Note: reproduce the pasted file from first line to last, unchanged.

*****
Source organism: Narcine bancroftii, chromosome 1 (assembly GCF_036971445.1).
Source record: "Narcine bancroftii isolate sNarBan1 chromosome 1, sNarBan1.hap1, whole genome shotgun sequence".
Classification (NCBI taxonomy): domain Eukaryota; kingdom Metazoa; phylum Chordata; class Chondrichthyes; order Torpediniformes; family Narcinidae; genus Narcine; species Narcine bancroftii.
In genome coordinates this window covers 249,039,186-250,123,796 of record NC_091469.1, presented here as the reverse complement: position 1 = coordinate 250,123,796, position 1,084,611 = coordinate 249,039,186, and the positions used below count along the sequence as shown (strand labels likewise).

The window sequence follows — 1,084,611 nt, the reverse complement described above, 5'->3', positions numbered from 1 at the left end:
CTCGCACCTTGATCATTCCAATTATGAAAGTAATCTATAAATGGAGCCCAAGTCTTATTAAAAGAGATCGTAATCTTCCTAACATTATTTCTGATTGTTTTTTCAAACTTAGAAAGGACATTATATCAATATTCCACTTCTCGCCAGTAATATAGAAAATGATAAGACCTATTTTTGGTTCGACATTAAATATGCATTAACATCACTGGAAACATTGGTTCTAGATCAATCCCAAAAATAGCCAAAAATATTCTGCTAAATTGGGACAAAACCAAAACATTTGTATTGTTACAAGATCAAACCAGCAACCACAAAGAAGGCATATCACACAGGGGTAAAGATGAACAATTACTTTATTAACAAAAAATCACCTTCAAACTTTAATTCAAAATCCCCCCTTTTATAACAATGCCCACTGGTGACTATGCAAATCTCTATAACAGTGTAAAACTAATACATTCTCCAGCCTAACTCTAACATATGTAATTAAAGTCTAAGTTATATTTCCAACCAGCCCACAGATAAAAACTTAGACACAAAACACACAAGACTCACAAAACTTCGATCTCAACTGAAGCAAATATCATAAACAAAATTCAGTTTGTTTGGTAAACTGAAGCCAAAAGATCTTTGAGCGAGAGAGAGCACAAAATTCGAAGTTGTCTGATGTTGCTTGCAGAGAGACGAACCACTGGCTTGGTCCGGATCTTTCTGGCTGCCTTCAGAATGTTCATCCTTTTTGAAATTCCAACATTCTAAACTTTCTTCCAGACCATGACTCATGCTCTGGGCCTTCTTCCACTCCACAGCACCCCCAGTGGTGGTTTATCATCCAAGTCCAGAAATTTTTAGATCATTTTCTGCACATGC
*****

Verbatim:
Source organism: Narcine bancroftii, chromosome 1 (assembly GCF_036971445.1).
Source record: "Narcine bancroftii isolate sNarBan1 chromosome 1, sNarBan1.hap1, whole genome shotgun sequence".
Classification (NCBI taxonomy): domain Eukaryota; kingdom Metazoa; phylum Chordata; class Chondrichthyes; order Torpediniformes; family Narcinidae; genus Narcine; species Narcine bancroftii.
In genome coordinates this window covers 249,039,186-250,123,796 of record NC_091469.1, presented here as the reverse complement: position 1 = coordinate 250,123,796, position 1,084,611 = coordinate 249,039,186, and the positions used below count along the sequence as shown (strand labels likewise).

The window sequence follows — 1,084,611 nt, the reverse complement described above, 5'->3', positions numbered from 1 at the left end:
CTCGCACCTTGATCATTCCAATTATGAAAGTAATCTATAAATGGAGCCCAAGTCTTATTAAAAGAGATCGTAATCTTCCTAACATTATTTCTGATTGTTTTTTCAAACTTAGAAAGGACATTATATCAATATTCCACTTCTCGCCAGTAATATAGAAAATGATAAGACCTATTTTTGGTTCGACATTAAATATGCATTAACATCACTGGAAACATTGGTTCTAGATCAATCCCAAAAATAGCCAAAAATATTCTGCTAAATTGGGACAAAACCAAAACATTTGTATTGTTACAAGATCAAACCAGCAACCACAAAGAAGGCATATCACACAGGGGTAAAGATGAACAATTACTTTATTAACAAAAAATCACCTTCAAACTTTAATTCAAAATCCCCCCTTTTATAACAATGCCCACTGGTGACTATGCAAATCTCTATAACAGTGTAAAACTAATACATTCTCCAGCCTAACTCTAACATATGTAATTAAAGTCTAAGTTATATTTCCAACCAGCCCACAGATAAAAACTTAGACACAAAACACACAAGACTCACAAAACTTCGATCTCAACTGAAGCAAATATCATAAACAAAATTCAGTTTGTTTGGTAAACTGAAGCCAAAAGATCTTTGAGCGAGAGAGAGCACAAAATTCGAAGTTGTCTGATGTTGCTTGCAGAGAGACGAACCACTGGCTTGGTCCGGATCTTTCTGGCTGCCTTCAGAATGTTCATCCTTTTTGAAATTCCAACATTCTAAACTTTCTTCCAGACCATGACTCATGCTCTGGGCCTTCTTCCACTCCACAGCACCCCCAGTGGTGGTTTATCATCCAAGTCCAGAAATTTTTAGATCATTTTCTGCACATGC